Aviva Directory » Local & Global » Europe » United Kingdom » Countries » Wales

Wales is a constituent country of the United Kingdom and is situated on the island of Great Britain. It shares a land border with England to the east and the rest of the country is bounded by the Iris Sea to the north and the west and the Bristol Channel to the south. The capital and largest city of Wales is Cardiff, and the official languages are Welsh and English. The capital of Wales is Cardiff.

The imperial of Roman Britain invaded Wales in 48 AD though it took thirty years of repeated assault to conquer Wales. Furthermore, the rule of the Romans would last until the region was abandoned in 383. Roman rule in most of Wales took the form of a military occupation.

Some time before 500 AD, the region which would one day be Wales was divvied up into numerous kingdoms which were not ruled by Anglo-Saxons.

Like the Celtics in Ireland, Christianity ran deep and early in Wales, though while much is known about Ireland's patron saint, the patron of Wales, Saint David is a veritable mystery. He founded monasteries during the latter part of the 6th century.

The Welsh tribes began to meld into a cohesive nation by the middle of the 9th century, due largely to marriages between the ruling families and wars. They were a Celtic Christian people. The custom at that time was for all sons of a royal house, including illegitimate ones, to share equally in inheritance, making centralized power difficult. Like other countries in the region, Wales was the target of repeated attacks by Vikings, and things got worse when the Vikings settled in Dublin, right across the Irish Sea.

The Vikings, who were also raiding France and England throughout the 8th and 9th centuries, settled in what is currently called Normandy, France. Under the leadership of Robert of Normandy, better known as Rollo, they were officially recognized as vassals of the King of France, though in truth, they had much more independence than one would expect.

In 1066, William the Conqueror, Duke of Normandy, invaded England, leading his men in the Battle of Hastings, which they won but only by a narrow margin. William became William I, King of England. Wales, which had become fairly stable as four principalities: Gwynedd, Deheubarth, Powys, and Morgannwg (or Glamorgan). The Welsh principalities were engaged in ongoing warfare most of the time.

While William didn't personally try to conquer Wales, he established semi-independent earldoms at the borer at Chester, Shrewsbury, and Hereford, which he fortified heavily and gave the responsibility of armed incursion to his feudal vassals. Gwent was colonized in 1087, and most of the rest of southeast Wales was colonized by 1100. Soon, Norman castles were built all over Wales.

In 1075, a civil war in Wales gave cover to the Normans to capture the lands in North Wales. By 1093, it seemed that the Norman conquest of Wales was completed. But in 1094. there was a Welsh uprising against Norman rule, and little by little, the Welsh took their land back.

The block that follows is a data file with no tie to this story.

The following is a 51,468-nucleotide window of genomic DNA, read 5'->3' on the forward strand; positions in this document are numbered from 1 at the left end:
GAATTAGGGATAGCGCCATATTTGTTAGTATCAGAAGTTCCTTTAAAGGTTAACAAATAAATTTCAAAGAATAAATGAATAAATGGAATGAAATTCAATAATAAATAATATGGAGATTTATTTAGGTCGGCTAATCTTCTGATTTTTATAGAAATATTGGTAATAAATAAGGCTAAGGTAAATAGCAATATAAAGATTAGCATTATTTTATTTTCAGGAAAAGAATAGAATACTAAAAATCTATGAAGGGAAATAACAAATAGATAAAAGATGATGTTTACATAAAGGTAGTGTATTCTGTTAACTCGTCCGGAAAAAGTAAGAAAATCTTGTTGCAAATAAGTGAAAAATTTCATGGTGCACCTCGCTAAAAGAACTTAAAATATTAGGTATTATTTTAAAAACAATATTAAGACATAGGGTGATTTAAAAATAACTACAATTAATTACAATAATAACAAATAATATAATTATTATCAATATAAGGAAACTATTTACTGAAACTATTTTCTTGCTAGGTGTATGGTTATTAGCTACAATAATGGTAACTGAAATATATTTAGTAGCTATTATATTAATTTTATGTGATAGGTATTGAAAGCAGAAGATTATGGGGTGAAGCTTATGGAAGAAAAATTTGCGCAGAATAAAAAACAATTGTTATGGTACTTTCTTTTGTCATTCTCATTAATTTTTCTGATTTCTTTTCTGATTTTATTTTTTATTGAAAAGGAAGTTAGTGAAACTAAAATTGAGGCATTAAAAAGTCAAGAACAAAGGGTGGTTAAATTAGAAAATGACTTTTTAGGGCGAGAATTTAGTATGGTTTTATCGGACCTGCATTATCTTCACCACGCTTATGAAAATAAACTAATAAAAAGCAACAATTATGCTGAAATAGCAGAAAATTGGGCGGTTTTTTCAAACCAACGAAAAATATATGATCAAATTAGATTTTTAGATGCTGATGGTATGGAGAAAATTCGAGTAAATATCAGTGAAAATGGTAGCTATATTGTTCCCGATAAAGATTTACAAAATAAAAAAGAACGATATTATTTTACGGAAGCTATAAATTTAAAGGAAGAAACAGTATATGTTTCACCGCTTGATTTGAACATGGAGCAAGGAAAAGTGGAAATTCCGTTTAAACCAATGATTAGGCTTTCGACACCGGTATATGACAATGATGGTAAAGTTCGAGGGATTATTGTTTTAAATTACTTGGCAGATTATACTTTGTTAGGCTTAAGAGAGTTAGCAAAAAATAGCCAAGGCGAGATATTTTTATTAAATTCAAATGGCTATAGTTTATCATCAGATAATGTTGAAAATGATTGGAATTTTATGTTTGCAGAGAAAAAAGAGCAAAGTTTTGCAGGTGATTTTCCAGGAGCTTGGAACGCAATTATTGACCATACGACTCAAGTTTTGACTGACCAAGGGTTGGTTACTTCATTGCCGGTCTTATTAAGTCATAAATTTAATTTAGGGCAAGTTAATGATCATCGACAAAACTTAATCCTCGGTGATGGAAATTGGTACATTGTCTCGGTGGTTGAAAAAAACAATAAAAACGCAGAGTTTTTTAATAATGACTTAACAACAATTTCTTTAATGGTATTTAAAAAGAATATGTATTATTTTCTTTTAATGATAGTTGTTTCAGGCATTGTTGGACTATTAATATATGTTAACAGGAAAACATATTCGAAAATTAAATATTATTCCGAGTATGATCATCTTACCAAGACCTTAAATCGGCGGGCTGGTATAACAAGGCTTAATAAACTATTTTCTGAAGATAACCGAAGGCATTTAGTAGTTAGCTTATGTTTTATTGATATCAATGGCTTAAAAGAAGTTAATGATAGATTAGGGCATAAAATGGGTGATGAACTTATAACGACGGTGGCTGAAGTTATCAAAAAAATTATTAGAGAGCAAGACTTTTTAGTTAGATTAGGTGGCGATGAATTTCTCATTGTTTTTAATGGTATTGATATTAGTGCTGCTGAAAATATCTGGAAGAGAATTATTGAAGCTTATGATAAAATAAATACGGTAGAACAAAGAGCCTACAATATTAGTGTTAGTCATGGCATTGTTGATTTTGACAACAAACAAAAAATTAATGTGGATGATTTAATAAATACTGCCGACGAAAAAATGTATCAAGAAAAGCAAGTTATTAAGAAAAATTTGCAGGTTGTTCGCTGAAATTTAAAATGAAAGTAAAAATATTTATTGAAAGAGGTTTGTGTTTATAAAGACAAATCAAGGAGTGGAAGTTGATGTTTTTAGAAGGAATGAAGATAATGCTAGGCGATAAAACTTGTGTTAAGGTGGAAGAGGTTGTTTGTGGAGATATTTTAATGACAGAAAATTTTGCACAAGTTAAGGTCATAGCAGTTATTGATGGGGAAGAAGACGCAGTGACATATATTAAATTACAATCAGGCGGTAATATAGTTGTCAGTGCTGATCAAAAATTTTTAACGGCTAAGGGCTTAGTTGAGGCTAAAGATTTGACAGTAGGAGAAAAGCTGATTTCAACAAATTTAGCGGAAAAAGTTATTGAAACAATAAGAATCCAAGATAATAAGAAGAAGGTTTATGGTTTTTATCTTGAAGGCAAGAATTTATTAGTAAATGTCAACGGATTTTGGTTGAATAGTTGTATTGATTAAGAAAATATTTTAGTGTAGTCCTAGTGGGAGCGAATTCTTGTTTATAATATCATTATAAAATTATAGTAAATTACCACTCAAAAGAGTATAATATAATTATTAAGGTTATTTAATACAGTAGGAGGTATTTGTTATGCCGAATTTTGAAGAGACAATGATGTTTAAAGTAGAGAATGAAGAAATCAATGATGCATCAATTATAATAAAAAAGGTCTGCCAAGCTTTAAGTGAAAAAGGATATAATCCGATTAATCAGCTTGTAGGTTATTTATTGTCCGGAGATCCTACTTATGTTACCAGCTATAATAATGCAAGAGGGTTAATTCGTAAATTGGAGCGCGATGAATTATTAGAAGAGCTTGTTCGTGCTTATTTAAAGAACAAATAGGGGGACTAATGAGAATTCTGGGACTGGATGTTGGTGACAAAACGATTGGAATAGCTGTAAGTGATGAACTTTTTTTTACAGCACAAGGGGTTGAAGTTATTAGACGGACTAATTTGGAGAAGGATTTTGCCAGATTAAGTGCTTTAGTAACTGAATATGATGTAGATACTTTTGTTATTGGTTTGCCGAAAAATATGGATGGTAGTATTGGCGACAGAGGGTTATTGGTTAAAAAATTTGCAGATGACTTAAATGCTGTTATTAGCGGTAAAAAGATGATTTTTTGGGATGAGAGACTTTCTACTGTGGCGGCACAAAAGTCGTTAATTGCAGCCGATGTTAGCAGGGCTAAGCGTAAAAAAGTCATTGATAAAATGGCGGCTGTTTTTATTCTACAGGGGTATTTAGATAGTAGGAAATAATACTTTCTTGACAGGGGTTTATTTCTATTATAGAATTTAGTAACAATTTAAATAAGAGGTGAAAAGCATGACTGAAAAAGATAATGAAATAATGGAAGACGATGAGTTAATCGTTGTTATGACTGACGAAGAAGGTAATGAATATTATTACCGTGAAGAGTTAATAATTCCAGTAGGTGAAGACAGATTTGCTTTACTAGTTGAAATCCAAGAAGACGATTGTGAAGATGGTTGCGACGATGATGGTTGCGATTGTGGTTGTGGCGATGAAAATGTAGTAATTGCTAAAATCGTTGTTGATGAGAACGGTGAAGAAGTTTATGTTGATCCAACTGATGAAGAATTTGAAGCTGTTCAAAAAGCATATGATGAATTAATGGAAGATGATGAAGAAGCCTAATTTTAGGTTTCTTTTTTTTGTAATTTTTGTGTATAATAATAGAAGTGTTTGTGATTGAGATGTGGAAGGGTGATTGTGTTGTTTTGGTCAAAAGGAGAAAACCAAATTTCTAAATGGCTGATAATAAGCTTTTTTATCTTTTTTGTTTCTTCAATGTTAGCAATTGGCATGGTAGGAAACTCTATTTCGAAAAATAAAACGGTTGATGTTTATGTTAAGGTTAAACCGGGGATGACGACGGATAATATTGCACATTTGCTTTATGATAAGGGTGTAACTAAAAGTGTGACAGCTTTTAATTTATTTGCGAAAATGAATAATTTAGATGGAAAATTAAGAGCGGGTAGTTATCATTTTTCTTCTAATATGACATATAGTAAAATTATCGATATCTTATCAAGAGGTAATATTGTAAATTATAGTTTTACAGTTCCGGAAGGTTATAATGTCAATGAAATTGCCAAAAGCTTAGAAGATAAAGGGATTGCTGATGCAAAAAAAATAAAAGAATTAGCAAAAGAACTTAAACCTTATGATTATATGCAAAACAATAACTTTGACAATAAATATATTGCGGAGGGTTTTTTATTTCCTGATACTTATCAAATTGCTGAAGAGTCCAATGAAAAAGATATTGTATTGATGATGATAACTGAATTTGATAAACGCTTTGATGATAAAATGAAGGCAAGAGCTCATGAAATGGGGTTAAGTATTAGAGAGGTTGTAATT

The Statute of Rhuddlan, which restricted all Welsh laws was passed in 1284, and in 1301, England's King Edward I gave the title Prince of Wales to his son and heir to the throne. Despite the fact that the Welsh and English had entirely different languages and cultures, they were essentially one country. Throughout the 13th and 14th centuries, rebellions broke out frequently, and in 1400, Owain Glyndŵr led the Welsh Revolt against King Henry IV. They were quite successful in the beginning, but their shortage of artillery made it difficult to capture ships and fortresses, as well as leaving the coastline of Wales wide open. In 1409, the British reclaimed the last of the Welsh holdings, though Glyndŵr managed to escape. King Henry V offers him a pardon twice, both of which he ignored, In spite of the fact that there were large rewards offered for his whereabouts, no one betrayed him to the British. The last documented sighting of him was in 1412, and his death was recorded by a former follower of his in 1415.

William Shakespeare wrote about Owain Glyndŵr, calling him by the anglicized version of his name, Owen Glendower, portraying him as an exotic and adventurous man whose life is ruled by emotion and magic.

In reaction to the uprising, England passed the Penal Laws against Wales, which prohibited the Welsh from carrying arms, living in fortified towns, or holding office, and in 1535, Wales was annexed by England under the Laws in Wales Acts.

Wales became a constituent country of the Kingdom of Great Britain in 1707 per the Acts of Union 1707 and of the United Kingdom in 1801.

In 1925, a political party which advocates for independence, Plaid Cymru, was founded, and in 1997, the Welsh devolution referendum of 1997 was held, and voters approved, and the new National Assembly for Wales met for the first time in 1999.





Places to Stay

Property Sales & Rentals

Rhondda Cynon Taf




Recommended Resources

Search for Wales on Google, Bing, or Yahoo!